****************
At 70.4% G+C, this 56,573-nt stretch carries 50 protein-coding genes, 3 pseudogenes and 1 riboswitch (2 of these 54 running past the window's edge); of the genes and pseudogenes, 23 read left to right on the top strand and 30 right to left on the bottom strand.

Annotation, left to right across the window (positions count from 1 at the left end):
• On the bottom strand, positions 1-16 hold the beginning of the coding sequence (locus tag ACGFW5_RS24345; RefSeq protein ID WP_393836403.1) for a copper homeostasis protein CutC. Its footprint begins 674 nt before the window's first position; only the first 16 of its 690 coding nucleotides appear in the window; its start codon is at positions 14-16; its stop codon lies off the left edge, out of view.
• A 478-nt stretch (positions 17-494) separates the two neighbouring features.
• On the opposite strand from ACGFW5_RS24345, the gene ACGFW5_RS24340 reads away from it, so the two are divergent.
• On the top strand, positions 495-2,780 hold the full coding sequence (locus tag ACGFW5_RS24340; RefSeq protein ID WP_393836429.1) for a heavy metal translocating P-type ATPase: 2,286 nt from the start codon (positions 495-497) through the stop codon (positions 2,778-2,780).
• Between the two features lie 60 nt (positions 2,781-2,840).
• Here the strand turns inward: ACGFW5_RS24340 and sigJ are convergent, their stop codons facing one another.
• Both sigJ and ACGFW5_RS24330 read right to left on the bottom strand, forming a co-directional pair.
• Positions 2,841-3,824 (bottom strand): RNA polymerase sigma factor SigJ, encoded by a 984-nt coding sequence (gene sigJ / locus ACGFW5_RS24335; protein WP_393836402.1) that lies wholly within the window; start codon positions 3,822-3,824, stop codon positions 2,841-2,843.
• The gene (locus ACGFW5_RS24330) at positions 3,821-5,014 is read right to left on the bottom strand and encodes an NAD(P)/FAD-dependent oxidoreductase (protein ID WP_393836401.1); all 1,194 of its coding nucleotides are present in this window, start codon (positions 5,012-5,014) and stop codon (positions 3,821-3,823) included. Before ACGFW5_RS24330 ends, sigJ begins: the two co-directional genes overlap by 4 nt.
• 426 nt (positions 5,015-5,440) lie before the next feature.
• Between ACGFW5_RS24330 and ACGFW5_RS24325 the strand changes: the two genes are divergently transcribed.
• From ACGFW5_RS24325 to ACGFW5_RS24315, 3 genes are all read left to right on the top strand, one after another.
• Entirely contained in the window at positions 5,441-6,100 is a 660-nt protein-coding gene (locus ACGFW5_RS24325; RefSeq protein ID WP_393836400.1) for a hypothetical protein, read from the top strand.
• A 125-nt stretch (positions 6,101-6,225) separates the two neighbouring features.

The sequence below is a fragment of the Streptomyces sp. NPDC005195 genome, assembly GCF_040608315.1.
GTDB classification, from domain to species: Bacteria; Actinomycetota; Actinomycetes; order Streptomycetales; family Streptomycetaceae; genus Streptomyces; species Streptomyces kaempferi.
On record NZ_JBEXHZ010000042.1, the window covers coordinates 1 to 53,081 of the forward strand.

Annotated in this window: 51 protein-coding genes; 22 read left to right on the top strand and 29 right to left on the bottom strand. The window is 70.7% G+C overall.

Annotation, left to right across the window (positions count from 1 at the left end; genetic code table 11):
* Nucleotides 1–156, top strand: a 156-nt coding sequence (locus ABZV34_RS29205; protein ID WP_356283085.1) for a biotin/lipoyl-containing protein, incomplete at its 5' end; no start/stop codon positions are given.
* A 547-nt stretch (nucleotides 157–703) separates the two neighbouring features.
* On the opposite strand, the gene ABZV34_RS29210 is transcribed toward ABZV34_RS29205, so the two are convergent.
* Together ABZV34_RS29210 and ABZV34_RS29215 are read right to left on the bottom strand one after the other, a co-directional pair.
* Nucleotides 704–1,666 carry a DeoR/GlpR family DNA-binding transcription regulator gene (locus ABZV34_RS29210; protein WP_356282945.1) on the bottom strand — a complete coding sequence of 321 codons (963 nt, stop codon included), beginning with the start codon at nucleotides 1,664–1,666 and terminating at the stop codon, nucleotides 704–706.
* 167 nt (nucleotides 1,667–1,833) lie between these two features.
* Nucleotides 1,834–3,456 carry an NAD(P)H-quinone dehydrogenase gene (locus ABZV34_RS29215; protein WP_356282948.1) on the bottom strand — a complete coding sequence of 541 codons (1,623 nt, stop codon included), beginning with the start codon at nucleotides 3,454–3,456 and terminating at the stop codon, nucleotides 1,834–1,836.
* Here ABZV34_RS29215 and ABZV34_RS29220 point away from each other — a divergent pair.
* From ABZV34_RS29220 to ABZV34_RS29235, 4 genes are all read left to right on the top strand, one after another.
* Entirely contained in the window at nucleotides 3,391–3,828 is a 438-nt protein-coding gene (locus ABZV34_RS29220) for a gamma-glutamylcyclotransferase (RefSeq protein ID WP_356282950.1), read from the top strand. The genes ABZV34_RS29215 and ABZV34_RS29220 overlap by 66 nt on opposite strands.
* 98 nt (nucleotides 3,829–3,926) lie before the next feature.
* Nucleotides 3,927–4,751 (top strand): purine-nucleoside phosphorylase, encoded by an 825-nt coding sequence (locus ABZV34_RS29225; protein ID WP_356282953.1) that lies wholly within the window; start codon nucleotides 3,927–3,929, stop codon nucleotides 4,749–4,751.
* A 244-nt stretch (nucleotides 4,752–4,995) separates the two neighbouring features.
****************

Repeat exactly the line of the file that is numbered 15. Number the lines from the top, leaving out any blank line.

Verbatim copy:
• Entirely contained in the window at positions 5,441-6,100 is a 660-nt protein-coding gene (locus ACGFW5_RS24325; RefSeq protein ID WP_393836400.1) for a hypothetical protein, read from the top strand.